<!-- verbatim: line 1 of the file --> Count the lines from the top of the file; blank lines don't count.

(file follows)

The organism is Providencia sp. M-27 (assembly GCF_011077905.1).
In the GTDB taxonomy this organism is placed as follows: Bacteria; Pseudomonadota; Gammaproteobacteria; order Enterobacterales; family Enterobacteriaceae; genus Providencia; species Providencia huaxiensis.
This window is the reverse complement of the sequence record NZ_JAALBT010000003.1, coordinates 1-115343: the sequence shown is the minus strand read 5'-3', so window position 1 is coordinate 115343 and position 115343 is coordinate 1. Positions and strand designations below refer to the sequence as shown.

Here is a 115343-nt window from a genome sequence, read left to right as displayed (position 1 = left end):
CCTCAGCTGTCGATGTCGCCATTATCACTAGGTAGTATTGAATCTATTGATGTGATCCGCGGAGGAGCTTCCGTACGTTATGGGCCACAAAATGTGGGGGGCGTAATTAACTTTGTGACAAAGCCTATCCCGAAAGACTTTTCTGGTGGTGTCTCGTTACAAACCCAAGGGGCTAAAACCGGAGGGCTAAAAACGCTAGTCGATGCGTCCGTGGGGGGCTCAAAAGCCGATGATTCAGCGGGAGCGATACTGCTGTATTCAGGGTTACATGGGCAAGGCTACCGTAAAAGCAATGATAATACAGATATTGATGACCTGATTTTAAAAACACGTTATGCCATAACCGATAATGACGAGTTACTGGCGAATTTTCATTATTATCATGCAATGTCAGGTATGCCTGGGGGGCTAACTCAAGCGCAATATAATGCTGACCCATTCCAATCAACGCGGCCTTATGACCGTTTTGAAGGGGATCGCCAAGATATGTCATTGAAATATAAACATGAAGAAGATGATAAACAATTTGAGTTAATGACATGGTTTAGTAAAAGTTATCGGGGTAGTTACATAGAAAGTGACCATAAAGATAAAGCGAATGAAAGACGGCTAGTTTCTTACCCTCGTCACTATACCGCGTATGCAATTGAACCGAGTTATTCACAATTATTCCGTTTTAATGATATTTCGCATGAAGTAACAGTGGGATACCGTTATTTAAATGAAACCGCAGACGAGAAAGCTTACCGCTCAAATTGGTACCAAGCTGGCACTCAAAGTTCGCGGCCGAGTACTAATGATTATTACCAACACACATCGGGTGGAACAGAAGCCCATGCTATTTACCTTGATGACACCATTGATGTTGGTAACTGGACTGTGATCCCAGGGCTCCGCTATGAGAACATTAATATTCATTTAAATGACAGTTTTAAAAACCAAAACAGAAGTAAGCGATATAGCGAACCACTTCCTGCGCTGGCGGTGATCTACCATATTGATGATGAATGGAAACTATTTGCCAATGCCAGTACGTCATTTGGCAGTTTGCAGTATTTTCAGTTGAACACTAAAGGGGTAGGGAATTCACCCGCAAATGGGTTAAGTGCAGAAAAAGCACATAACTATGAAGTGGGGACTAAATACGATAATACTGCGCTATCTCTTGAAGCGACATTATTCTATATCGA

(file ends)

The organism is Providencia sp. M-27 (assembly GCF_011077905.1).